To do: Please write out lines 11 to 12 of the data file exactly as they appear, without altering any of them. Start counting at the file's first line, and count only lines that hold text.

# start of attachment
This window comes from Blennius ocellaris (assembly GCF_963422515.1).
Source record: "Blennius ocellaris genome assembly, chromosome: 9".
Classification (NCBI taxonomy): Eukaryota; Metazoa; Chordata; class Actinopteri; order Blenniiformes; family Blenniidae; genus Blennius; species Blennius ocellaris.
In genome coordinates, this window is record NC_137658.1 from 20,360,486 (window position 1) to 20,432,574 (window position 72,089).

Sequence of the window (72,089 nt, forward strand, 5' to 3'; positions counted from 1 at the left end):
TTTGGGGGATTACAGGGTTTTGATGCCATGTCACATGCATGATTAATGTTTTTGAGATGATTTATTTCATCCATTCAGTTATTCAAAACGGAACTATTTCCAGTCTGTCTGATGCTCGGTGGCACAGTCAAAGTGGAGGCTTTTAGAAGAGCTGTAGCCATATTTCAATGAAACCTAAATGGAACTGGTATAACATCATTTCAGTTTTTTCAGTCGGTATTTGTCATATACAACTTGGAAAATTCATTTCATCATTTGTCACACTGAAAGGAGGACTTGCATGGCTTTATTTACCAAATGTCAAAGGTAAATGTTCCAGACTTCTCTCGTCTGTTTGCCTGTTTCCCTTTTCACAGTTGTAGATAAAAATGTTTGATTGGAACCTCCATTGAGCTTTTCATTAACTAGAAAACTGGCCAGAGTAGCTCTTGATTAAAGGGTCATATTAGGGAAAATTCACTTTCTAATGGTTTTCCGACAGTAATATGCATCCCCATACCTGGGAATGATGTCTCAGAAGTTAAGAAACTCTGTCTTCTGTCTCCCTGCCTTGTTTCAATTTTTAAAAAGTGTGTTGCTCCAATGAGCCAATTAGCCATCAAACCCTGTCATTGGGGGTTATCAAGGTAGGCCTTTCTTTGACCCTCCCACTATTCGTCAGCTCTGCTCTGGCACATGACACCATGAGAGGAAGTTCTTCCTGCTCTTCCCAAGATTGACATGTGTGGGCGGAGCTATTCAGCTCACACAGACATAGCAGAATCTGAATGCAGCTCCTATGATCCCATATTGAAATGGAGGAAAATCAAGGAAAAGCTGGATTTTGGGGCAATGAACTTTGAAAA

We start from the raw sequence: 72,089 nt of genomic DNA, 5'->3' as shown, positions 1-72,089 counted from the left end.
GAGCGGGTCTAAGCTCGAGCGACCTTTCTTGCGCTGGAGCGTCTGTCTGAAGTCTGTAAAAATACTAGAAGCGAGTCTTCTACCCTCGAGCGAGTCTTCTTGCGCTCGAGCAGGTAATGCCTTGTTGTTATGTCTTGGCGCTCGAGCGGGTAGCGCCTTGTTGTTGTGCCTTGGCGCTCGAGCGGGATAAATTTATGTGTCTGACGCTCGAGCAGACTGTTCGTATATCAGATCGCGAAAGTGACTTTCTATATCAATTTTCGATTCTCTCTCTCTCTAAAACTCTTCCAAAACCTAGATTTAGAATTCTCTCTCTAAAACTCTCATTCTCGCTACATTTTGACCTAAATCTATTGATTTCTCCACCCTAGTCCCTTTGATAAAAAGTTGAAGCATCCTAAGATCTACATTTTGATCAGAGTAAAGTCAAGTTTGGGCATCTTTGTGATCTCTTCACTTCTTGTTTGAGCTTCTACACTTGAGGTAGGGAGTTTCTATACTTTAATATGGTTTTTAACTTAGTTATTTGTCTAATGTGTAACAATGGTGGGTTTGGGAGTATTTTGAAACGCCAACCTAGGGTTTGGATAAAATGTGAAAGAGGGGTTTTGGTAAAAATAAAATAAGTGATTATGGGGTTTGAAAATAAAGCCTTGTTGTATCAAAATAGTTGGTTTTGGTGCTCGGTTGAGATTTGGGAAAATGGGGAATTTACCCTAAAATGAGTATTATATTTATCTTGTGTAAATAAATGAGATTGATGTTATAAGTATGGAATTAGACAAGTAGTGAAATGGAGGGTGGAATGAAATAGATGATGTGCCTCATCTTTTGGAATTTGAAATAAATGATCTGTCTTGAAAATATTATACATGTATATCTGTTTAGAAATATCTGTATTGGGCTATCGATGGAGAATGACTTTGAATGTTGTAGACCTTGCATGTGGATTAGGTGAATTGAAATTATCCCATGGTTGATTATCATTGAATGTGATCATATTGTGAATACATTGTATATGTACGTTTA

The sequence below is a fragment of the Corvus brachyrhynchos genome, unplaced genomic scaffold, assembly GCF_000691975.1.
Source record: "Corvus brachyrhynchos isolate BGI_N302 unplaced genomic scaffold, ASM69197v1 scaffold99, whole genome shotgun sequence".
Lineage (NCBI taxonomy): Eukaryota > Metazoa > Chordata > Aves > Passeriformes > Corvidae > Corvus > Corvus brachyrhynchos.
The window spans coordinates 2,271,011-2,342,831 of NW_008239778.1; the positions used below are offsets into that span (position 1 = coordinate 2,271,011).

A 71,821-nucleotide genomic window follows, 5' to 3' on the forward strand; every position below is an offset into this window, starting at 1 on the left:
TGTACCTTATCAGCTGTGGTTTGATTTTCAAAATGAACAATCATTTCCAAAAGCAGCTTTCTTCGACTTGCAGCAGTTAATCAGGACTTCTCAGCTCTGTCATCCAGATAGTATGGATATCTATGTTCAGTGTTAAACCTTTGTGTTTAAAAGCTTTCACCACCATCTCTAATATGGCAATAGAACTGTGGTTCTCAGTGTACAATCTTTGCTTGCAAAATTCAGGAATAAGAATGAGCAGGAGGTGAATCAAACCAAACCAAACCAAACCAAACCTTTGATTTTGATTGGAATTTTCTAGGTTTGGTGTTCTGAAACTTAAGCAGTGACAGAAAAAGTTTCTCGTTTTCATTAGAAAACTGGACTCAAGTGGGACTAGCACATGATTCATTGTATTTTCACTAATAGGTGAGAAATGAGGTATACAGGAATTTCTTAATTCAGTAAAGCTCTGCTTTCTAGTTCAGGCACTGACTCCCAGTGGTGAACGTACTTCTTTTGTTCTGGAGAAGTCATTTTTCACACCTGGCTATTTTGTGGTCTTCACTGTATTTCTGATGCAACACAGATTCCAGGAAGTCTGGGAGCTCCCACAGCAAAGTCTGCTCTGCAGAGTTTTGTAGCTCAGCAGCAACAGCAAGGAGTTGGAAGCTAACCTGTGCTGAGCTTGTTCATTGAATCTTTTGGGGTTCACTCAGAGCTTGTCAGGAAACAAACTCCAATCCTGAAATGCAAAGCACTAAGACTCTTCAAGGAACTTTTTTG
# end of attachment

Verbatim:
Lineage (NCBI taxonomy): Eukaryota > Metazoa > Chordata > Aves > Passeriformes > Corvidae > Corvus > Corvus brachyrhynchos.
The window spans coordinates 2,271,011-2,342,831 of NW_008239778.1; the positions used below are offsets into that span (position 1 = coordinate 2,271,011).